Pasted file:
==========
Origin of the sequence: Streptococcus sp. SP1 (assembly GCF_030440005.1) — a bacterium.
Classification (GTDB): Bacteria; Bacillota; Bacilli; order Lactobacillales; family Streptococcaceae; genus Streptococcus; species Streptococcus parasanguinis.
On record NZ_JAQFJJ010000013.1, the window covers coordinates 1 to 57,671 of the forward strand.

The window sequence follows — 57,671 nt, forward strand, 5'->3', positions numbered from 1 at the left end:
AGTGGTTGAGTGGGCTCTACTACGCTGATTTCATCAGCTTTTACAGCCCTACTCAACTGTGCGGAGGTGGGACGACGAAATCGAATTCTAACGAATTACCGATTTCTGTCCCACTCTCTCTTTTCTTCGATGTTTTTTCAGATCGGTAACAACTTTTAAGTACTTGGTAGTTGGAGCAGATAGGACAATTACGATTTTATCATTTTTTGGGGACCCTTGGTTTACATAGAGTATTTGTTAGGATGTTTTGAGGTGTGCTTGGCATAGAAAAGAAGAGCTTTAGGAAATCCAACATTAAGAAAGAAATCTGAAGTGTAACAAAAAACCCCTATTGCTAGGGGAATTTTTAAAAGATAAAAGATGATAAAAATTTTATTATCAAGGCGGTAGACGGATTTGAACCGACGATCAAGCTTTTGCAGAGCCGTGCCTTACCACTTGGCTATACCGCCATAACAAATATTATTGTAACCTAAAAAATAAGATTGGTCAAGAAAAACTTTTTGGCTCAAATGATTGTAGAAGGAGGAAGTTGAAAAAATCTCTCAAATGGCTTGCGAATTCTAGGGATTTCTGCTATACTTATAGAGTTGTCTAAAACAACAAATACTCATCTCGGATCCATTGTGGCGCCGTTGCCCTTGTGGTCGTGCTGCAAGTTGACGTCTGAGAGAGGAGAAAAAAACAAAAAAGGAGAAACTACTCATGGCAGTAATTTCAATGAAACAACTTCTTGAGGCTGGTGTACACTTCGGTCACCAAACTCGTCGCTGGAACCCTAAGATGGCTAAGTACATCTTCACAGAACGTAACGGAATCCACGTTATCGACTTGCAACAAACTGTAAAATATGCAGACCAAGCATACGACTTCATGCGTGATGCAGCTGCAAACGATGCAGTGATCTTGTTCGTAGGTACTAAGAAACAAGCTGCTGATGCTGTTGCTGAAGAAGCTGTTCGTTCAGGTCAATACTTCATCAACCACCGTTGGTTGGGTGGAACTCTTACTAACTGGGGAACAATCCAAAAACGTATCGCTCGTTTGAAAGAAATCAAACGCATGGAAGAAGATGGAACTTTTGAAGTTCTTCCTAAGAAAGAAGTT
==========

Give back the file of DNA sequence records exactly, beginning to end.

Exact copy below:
Origin of the sequence: Streptococcus sp. SP1 (assembly GCF_030440005.1) — a bacterium.
Classification (GTDB): Bacteria; Bacillota; Bacilli; order Lactobacillales; family Streptococcaceae; genus Streptococcus; species Streptococcus parasanguinis.
On record NZ_JAQFJJ010000013.1, the window covers coordinates 1 to 57,671 of the forward strand.

The window sequence follows — 57,671 nt, forward strand, 5'->3', positions numbered from 1 at the left end:
AGTGGTTGAGTGGGCTCTACTACGCTGATTTCATCAGCTTTTACAGCCCTACTCAACTGTGCGGAGGTGGGACGACGAAATCGAATTCTAACGAATTACCGATTTCTGTCCCACTCTCTCTTTTCTTCGATGTTTTTTCAGATCGGTAACAACTTTTAAGTACTTGGTAGTTGGAGCAGATAGGACAATTACGATTTTATCATTTTTTGGGGACCCTTGGTTTACATAGAGTATTTGTTAGGATGTTTTGAGGTGTGCTTGGCATAGAAAAGAAGAGCTTTAGGAAATCCAACATTAAGAAAGAAATCTGAAGTGTAACAAAAAACCCCTATTGCTAGGGGAATTTTTAAAAGATAAAAGATGATAAAAATTTTATTATCAAGGCGGTAGACGGATTTGAACCGACGATCAAGCTTTTGCAGAGCCGTGCCTTACCACTTGGCTATACCGCCATAACAAATATTATTGTAACCTAAAAAATAAGATTGGTCAAGAAAAACTTTTTGGCTCAAATGATTGTAGAAGGAGGAAGTTGAAAAAATCTCTCAAATGGCTTGCGAATTCTAGGGATTTCTGCTATACTTATAGAGTTGTCTAAAACAACAAATACTCATCTCGGATCCATTGTGGCGCCGTTGCCCTTGTGGTCGTGCTGCAAGTTGACGTCTGAGAGAGGAGAAAAAAACAAAAAAGGAGAAACTACTCATGGCAGTAATTTCAATGAAACAACTTCTTGAGGCTGGTGTACACTTCGGTCACCAAACTCGTCGCTGGAACCCTAAGATGGCTAAGTACATCTTCACAGAACGTAACGGAATCCACGTTATCGACTTGCAACAAACTGTAAAATATGCAGACCAAGCATACGACTTCATGCGTGATGCAGCTGCAAACGATGCAGTGATCTTGTTCGTAGGTACTAAGAAACAAGCTGCTGATGCTGTTGCTGAAGAAGCTGTTCGTTCAGGTCAATACTTCATCAACCACCGTTGGTTGGGTGGAACTCTTACTAACTGGGGAACAATCCAAAAACGTATCGCTCGTTTGAAAGAAATCAAACGCATGGAAGAAGATGGAACTTTTGAAGTTCTTCCTAAGAAAGAAGTT